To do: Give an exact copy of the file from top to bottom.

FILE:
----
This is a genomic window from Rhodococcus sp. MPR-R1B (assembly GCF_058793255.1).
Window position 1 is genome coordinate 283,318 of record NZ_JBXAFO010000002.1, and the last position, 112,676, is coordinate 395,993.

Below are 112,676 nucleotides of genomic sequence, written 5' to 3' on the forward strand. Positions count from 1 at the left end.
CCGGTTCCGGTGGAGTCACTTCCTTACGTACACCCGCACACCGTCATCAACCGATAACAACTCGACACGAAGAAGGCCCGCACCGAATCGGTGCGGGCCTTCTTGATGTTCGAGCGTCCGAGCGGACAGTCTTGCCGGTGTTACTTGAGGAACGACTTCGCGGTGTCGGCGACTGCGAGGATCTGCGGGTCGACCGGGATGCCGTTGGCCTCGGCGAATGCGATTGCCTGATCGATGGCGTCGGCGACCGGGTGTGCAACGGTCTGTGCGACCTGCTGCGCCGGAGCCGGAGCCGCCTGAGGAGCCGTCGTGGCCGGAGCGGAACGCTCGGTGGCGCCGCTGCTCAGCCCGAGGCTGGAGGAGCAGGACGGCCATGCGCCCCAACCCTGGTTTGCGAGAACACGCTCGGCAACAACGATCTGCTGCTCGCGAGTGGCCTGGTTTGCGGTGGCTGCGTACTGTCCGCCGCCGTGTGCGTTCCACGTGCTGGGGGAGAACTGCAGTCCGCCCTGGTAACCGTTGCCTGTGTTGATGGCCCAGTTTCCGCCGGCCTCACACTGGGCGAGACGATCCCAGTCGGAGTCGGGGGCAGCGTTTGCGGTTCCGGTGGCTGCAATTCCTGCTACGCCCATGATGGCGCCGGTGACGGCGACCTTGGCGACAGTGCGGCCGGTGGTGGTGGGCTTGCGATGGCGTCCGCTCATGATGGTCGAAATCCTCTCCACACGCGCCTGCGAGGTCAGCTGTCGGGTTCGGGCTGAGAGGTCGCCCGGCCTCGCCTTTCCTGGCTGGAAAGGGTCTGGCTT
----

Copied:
This is a genomic window from Rhodococcus sp. MPR-R1B (assembly GCF_058793255.1).
Window position 1 is genome coordinate 283,318 of record NZ_JBXAFO010000002.1, and the last position, 112,676, is coordinate 395,993.

Below are 112,676 nucleotides of genomic sequence, written 5' to 3' on the forward strand. Positions count from 1 at the left end.
CCGGTTCCGGTGGAGTCACTTCCTTACGTACACCCGCACACCGTCATCAACCGATAACAACTCGACACGAAGAAGGCCCGCACCGAATCGGTGCGGGCCTTCTTGATGTTCGAGCGTCCGAGCGGACAGTCTTGCCGGTGTTACTTGAGGAACGACTTCGCGGTGTCGGCGACTGCGAGGATCTGCGGGTCGACCGGGATGCCGTTGGCCTCGGCGAATGCGATTGCCTGATCGATGGCGTCGGCGACCGGGTGTGCAACGGTCTGTGCGACCTGCTGCGCCGGAGCCGGAGCCGCCTGAGGAGCCGTCGTGGCCGGAGCGGAACGCTCGGTGGCGCCGCTGCTCAGCCCGAGGCTGGAGGAGCAGGACGGCCATGCGCCCCAACCCTGGTTTGCGAGAACACGCTCGGCAACAACGATCTGCTGCTCGCGAGTGGCCTGGTTTGCGGTGGCTGCGTACTGTCCGCCGCCGTGTGCGTTCCACGTGCTGGGGGAGAACTGCAGTCCGCCCTGGTAACCGTTGCCTGTGTTGATGGCCCAGTTTCCGCCGGCCTCACACTGGGCGAGACGATCCCAGTCGGAGTCGGGGGCAGCGTTTGCGGTTCCGGTGGCTGCAATTCCTGCTACGCCCATGATGGCGCCGGTGACGGCGACCTTGGCGACAGTGCGGCCGGTGGTGGTGGGCTTGCGATGGCGTCCGCTCATGATGGTCGAAATCCTCTCCACACGCGCCTGCGAGGTCAGCTGTCGGGTTCGGGCTGAGAGGTCGCCCGGCCTCGCCTTTCCTGGCTGGAAAGGGTCTGGCTT